Been a while since I delivered a reading report. I'm always reading, even if I don't review all of the stuff I read. I've been steadily reading the stories in the 22 volumes of DAW's The Year's Best Horror Stories, which I acquired recently. I'll probably get around to some comments about that soon. I read a really creepy story the other night by a writer I've never heard of. Always cool.
I read Stalking the Nightmare, a collection of stories by Harlan Ellison. Some good stuff in there.
I read Reality is Broken, Jane McGonigal's book about gaming, and while I didn't agree with all of her conclusions about the uses of online gaming as a way to improve society, I did think she made a lot of good points. Definitely a thought provoking book.
Re-read David Gemmell's Legend, but only the chapters that had Druss in them. I've read this book like five times and it occurred to me that if I didn't really want to read the chapters about the other characters, I didn't actually have to. It's not as if I didn't know what was going on. So I just read the parts with Druss, which are the best parts anyway.
Read selected short stories by Sir Arthur Conan Doyle, Harold Lamb, and Joseph Payne Brennan. I'm really enjoying Doyle's Brigadier Gerard stories. They show a different side to Doyle, nothing like Sherlock Holmes but loads of fun. Gerard is his own biggest fan, constantly reminding his readers what a wonderful, handsome, amazing man he is, and yet he manages to stay likable, because he seems completely unaware of his colossal egotism and for the most part he really is as good a swordsman, horseman, and soldier as he claims. Not always the brightest guy around, but definitely the most loyal and brave.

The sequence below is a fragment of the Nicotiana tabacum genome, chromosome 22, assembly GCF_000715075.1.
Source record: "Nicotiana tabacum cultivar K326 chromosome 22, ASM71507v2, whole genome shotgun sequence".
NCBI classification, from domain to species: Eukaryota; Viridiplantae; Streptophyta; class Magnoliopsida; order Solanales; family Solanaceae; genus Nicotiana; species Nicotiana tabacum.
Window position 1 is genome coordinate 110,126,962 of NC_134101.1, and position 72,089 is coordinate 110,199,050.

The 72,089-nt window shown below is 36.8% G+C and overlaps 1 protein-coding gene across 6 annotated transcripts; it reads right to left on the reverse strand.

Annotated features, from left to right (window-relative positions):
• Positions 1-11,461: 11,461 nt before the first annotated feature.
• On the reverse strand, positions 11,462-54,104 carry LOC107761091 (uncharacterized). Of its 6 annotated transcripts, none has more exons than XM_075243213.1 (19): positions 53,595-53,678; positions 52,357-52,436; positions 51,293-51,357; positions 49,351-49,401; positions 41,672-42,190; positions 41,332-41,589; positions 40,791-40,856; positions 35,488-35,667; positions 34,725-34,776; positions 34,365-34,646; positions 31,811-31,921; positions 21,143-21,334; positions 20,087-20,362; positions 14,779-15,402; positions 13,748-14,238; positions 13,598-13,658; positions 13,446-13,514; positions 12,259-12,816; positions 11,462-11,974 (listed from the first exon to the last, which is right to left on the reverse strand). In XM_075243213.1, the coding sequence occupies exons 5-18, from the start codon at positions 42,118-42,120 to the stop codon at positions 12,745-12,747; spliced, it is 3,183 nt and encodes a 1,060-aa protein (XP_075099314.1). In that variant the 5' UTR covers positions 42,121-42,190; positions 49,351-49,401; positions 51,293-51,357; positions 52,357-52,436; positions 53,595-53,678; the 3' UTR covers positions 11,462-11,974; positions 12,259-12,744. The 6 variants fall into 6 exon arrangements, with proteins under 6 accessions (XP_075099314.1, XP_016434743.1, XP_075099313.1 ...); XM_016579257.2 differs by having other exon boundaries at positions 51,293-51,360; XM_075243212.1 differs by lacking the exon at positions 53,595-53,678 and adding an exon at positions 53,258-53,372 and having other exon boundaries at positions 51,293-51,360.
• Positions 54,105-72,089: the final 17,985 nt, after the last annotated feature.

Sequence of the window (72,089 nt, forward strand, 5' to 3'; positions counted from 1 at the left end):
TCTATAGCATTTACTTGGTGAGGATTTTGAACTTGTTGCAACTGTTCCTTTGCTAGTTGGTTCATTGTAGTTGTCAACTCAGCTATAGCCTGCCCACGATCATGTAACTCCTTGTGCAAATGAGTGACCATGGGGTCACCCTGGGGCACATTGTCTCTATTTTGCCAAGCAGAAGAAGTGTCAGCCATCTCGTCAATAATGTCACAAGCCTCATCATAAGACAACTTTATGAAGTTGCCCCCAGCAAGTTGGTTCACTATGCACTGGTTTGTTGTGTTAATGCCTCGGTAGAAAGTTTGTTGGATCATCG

Right now I'm reading a cut down version of the diaries of Samuel Pepys. Pepys kept a very detailed diary for the better part of a decade, starting in January of 1660. If you want to know what life was like in the late 17th century, Pepys is your man. I was put onto his diary by an excerpt in another history book I was reading, in which Pepys gives a long account of the great fire of London in 1666. He basically crosses the city as it burns and reports what he sees. I absolutely love this kind of historical memoir. I've yet to get to the part about the great plague of 1665, but I've heard it too is an amazing account.
I'm also reading a book of interviews with comic book artist/writer, Howard Chaykin. I'll have much to say about that soon. As you can see, my reading is as eclectic as always.